By Paula Parker
Driving in Phuket is certainly an experience and by far the best way to see the Island's amazing scenery.
But, be warned it's not for the faint hearted!
If you are planning on driving a car or motorbike in Phuket, ensure that you have an international drivers license and travel insurance.
The next step is to decide if you you would prefer to drive, a motorcycle or a car.
The preferred choice of ours is to hire a car, however over recent years, we have also hired motorbikes.
Cars are a much safer option for driving around the Island, however they are also more expensive to rent.
Only hire a motorbike if you have plenty of experience, as Phuket is definitely not the place to learn how to ride, and always wear a helmet, if you don't expect to get a fine.
Before heading off on your travels around the Island, check the petrol gauge, as some cars and bikes are rented out with an empty tank.
If you think driving is an experience wait until you pull up at the service station, and have to work out what fuel to use.
The fuels throughout Phuket and Thailand are 91, 95, gasohol - E10 and diesel.
If you are riding a motorcycle you can use either 91 or 95 and most cars will take either 95 or gasohol-E10.
Throughout the Island there are many petrol stations except in Patong, where we could only find one.
An Esso petrol station located in Phra Barami Road at the northern end of Patong.
Many local shops and roadside vendors also sell small bottles of motorcycle fuel.
When driving in Phuket you drive on the left hand side of the road or should I say that is where you are suppose to drive.
Many Thai drivers, drive on the wrong side of the road, but don't do as they do.
Most road signs are written in English as well as Thai.
The speed limits across the Island varies like most countries from 60 km in built up areas to 120 kms on the main highway.
Many Thai drivers don't seem to take to much notice of the speed limit, they have one speed and that is "flat out".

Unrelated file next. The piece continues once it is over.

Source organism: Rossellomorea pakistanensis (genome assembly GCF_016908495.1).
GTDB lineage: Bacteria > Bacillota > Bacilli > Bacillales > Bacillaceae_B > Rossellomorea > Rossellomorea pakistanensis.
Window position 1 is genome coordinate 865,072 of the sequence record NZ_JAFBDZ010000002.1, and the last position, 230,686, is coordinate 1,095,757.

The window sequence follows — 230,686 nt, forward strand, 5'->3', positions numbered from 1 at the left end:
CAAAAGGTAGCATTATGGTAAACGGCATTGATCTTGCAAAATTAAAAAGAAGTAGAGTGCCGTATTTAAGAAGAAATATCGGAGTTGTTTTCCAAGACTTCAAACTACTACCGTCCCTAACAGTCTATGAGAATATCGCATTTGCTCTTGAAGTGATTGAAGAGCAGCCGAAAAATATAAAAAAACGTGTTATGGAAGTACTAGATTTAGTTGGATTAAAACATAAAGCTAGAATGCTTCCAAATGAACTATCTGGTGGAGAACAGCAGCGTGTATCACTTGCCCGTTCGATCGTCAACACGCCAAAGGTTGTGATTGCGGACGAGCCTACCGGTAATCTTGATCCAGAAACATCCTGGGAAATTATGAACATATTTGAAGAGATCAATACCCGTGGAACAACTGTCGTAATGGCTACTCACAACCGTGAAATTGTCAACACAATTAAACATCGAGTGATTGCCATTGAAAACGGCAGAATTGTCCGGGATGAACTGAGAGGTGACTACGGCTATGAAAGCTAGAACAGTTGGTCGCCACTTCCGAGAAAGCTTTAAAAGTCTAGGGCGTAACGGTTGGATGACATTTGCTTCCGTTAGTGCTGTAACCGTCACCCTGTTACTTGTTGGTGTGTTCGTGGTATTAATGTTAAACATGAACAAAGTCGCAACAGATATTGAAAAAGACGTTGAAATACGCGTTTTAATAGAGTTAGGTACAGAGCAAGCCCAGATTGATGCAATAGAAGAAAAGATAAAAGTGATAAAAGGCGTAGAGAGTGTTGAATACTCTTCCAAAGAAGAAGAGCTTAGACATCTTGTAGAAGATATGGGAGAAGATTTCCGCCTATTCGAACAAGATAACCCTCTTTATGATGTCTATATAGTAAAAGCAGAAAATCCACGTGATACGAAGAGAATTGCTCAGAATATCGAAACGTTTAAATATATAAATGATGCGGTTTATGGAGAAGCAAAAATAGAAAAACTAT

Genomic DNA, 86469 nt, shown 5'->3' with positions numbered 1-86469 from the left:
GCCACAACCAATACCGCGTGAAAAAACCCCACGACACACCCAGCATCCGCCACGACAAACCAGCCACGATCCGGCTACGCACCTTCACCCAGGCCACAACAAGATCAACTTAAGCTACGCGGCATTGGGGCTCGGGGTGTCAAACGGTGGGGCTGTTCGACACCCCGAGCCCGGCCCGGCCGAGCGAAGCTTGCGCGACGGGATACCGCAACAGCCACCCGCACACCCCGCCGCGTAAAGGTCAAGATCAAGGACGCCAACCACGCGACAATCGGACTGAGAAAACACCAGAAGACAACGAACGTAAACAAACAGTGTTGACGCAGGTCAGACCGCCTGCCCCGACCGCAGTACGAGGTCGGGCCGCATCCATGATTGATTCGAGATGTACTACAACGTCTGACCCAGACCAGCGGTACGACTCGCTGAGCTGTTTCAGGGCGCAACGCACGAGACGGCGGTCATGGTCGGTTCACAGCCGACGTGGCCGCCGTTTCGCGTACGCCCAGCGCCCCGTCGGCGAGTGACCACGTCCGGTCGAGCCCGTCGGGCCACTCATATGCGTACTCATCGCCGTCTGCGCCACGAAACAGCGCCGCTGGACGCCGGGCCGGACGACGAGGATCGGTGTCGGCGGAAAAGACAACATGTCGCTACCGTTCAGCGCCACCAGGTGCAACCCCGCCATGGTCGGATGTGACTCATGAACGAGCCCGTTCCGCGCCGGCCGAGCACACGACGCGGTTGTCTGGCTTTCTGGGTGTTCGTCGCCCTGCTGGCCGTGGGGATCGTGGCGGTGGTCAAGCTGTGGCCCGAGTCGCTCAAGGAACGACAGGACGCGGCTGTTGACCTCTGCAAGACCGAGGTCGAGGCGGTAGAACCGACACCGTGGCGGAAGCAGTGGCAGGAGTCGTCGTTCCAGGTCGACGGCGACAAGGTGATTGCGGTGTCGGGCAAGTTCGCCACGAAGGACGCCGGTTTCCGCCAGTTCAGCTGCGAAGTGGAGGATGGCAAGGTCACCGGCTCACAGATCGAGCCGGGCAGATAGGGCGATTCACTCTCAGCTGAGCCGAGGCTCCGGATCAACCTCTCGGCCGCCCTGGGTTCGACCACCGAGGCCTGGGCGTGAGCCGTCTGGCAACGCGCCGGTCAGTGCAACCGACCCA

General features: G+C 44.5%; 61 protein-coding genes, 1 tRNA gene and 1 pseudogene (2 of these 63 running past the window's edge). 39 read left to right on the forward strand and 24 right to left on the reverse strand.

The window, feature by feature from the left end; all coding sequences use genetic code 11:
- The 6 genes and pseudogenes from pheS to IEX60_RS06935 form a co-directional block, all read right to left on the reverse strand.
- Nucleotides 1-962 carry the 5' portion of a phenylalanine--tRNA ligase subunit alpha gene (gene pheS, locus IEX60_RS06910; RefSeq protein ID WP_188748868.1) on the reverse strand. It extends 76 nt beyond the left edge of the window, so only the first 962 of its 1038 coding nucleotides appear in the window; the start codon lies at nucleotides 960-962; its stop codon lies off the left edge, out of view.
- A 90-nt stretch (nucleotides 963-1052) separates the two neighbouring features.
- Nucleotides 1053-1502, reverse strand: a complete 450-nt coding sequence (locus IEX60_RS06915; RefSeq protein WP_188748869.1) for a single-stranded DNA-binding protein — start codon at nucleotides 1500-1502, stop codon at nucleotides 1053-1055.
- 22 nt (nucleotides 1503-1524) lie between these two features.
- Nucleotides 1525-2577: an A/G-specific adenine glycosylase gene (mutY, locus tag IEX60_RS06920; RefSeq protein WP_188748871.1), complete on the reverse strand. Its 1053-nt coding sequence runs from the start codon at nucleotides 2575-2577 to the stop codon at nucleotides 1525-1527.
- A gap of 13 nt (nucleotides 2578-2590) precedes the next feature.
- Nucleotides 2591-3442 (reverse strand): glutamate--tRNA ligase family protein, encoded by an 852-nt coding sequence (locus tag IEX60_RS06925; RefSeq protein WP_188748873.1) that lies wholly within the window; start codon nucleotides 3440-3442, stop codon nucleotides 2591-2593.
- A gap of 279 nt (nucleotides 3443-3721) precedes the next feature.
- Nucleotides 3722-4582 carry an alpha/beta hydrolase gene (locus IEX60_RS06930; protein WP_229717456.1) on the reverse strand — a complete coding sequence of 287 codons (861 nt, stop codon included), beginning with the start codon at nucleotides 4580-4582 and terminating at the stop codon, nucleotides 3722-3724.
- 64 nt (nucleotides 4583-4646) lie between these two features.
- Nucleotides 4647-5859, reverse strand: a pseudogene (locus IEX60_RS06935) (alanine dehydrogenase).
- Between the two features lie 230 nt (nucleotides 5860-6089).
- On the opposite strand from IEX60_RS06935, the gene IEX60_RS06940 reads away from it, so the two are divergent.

Whilst most drivers have good driving skills they can be very unpredictable.
Overtaking on the inside or running red lights is very common in Phuket, along with motorcycles weaving around through the traffic.
Expect the unexpected when on the roads and always be vigilant whilst driving in Phuket.
The main roads in Phuket are quiet good, most of them are flat and fast with a few areas that are quiet steep.
The legal age for driving cars in Phuket is 18 years, although to ride a motorcycle up to 110cc it is only 15 years. If the motorcycle is over 110cc the legal age is lifted to 18 years.
What type of Licence
It is compulsory when driving to have on you a valid drivers licence from your own Country as well as an international driving permit or a Thai Licence.
If you hire a car or motorcycle and you don't have a valid international drivers licence and you have an accident, your insurance policy maybe invalid.
Remember that if you decide to have a couple of drinks, don't ride or drive. If you do happen to have an accident while you are under the influence of alcohol, chances are your travel insurance will not cover you.
Every vehicle must have a tax sticker and third party compulsory motor insurance.
Some cars in Phuket have red registration plates and are not permitted to drive at night or leave the province in which the vehicle is registered.
Which brings me to a little tip!
Driving around Phuket is not that hard during the day, but beware if driving at night, especially when it is raining.
During the daylight we have no problems navigating our way around the Island from the North to the South, landmarks are easy to find and the maps are easy to read.
Come night time with wet, slippery roads and dimly lit streets, it does get a little tricky.
There are a couple of things you should beware of when driving in Phuket.
In Phuket people will overtake everywhere, it doesn't matter if it is on a bend or a hill.
We hope you enjoy driving in Phuket as much as we do.
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